EEO-1 Submission Deadline Confirmed

Leah Shepherd By Leah Shepherd September 6, 2023

​The U.S. Equal Employment Opportunity Commission (EEOC) has released an updated deadline for employers to submit their demographic data. The EEO-1 Component 1 data collection for 2022 will start on Oct. 31, and the deadline for employers to file their EEO-1 reports is Dec. 5.

All private employers that have at least 100 employees are required to file the EEO-1 form annually, detailing the racial, ethnic and gender composition of their workforce by specific job categories.

Likewise, federal government contractors and first-tier subcontractors with 50 or more employees and at least $50,000 in contracts must file EEO-1 reports. State and local governments and public school systems are exempt.

We've collected articles on the news from SHRM Online and other trusted news sources.

More Information to Come

The EEOC posted the updated 2022 EEO-1 Component 1 Instruction Booklet for employers on Sept. 6. The EEOC also anticipates posting the updated 2022 EEO-1 Component 1 Data File Upload Specifications for employers on Sept. 13.

(Jackson Lewis)

Streamlining the Process

The announced schedule is a significant departure from the filing cycle over the last few years with deadlines in May or June. The 2022 EEO-1 filing process will streamline the reporting structure, which should make the filings easier for employers to prepare.

(Ogletree Deakins)

Form Approved for One Year

The White House Office of Management and Budget (OMB) extended approval of the EEO-1 form for one year only. The EEOC had requested a three-year approval. The one-year OMB approval paves the way for the EEOC to move forward with the latest collection of EEO-1 reports this fall, but the future format of EEO-1 reporting is now unclear.

The primary change associated with the newly approved EEO-1 form is the elimination of Type 6 reports. Type 6 reports were used by only a small number of employers. These reports allowed an employer to provide summary data for a facility of less than 50 people. The new EEO-1 report will require employers to provide demographic data for all facilities, regardless of their size.

(DCI Consulting)

Potential Changes to Race Categories

Currently, the categories for race on the EEO-1 form are white, Black or African American, Native Hawaiian or other Pacific Islander, Asian, American Indian or Alaska Native, or two or more races. Hispanic or Latino is categorized as an ethnicity, not a race, on the form.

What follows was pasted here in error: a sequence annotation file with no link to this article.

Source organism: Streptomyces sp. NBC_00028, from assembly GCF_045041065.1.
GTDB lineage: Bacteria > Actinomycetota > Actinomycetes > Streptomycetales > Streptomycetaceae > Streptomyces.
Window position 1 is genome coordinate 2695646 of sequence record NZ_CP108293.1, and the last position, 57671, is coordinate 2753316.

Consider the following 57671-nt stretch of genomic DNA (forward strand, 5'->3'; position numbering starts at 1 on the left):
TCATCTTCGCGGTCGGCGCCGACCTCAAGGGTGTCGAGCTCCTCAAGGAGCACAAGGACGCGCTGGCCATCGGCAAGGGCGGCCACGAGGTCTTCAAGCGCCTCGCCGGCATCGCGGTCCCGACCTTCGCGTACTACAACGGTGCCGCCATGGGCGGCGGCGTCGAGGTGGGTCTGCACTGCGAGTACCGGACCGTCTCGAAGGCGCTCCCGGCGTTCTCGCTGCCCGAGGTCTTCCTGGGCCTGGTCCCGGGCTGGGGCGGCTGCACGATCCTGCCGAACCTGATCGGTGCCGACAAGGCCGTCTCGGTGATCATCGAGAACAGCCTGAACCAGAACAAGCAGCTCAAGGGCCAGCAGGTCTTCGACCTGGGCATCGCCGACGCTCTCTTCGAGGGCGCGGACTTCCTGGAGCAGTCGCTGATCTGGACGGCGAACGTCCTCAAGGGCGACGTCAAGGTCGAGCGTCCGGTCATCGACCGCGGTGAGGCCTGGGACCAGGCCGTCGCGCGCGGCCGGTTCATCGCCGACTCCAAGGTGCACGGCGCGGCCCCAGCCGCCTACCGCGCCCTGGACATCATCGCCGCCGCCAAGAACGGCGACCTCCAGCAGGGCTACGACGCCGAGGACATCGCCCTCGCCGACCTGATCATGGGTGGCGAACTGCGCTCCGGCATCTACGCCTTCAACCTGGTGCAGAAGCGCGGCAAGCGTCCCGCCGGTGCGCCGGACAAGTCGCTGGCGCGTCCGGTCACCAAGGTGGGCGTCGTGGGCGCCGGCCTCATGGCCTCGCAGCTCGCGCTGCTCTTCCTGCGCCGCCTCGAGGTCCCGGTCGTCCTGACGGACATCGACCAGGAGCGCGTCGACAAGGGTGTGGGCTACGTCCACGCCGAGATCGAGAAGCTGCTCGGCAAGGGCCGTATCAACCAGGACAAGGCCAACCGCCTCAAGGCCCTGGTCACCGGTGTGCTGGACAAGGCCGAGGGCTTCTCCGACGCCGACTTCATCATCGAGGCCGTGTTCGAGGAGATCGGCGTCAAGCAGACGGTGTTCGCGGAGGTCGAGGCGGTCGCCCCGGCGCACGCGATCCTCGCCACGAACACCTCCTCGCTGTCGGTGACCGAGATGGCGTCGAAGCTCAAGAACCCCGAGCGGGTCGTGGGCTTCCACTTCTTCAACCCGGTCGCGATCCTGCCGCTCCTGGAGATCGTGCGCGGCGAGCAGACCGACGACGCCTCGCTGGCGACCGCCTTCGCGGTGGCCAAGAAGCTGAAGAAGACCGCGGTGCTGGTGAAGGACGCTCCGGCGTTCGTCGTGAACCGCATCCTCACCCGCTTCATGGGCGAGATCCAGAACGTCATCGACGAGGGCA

Some comments in court documents in the Supreme Court's recent affirmative action case suggested the race categories in the EEO-1 form are overly broad, so they might be revised in the future. EEOC spokesman Victor Chen confirmed that the race categories won't change for the 2022 data collection.

"While the EEOC has participated in the Interagency Technical Working Group (ITWG) that's looking at revising the race and ethnicity categories, the ITWG is expected to complete their revisions next year by summer 2024," said Rachel See, an attorney with Seyfarth in Washington, D.C.

(SHRM Online)

Supporting Enforcement, Research

The purpose of collecting the demographic data is to support enforcement actions, facilitate research on employment patterns, and encourage self-assessment by employers, according to the EEOC. Some companies voluntarily go a step further and publicly release their demographic information to enhance their diversity efforts or improve accountability.

Employees can fill out a voluntary self-identification form to help employers collect the demographic information that needs to be submitted with the EEO-1. Employers can use the data to inform their ongoing diversity efforts, comparing one year to the next.

The EEO-1 form does not include pay data.

(SHRM Online)

Pay Data Collection Suspended

In 2017, the EEOC began requiring employers to submit information on employees' pay, along with demographics, to enhance the agency's efforts to sue for pay discrimination, but it halted this collection in 2019 following employer complaints about the collection of pay data being burdensome. The EEOC may decide to resume collecting pay data, but it has not committed to doing so yet.

(SHRM Online)



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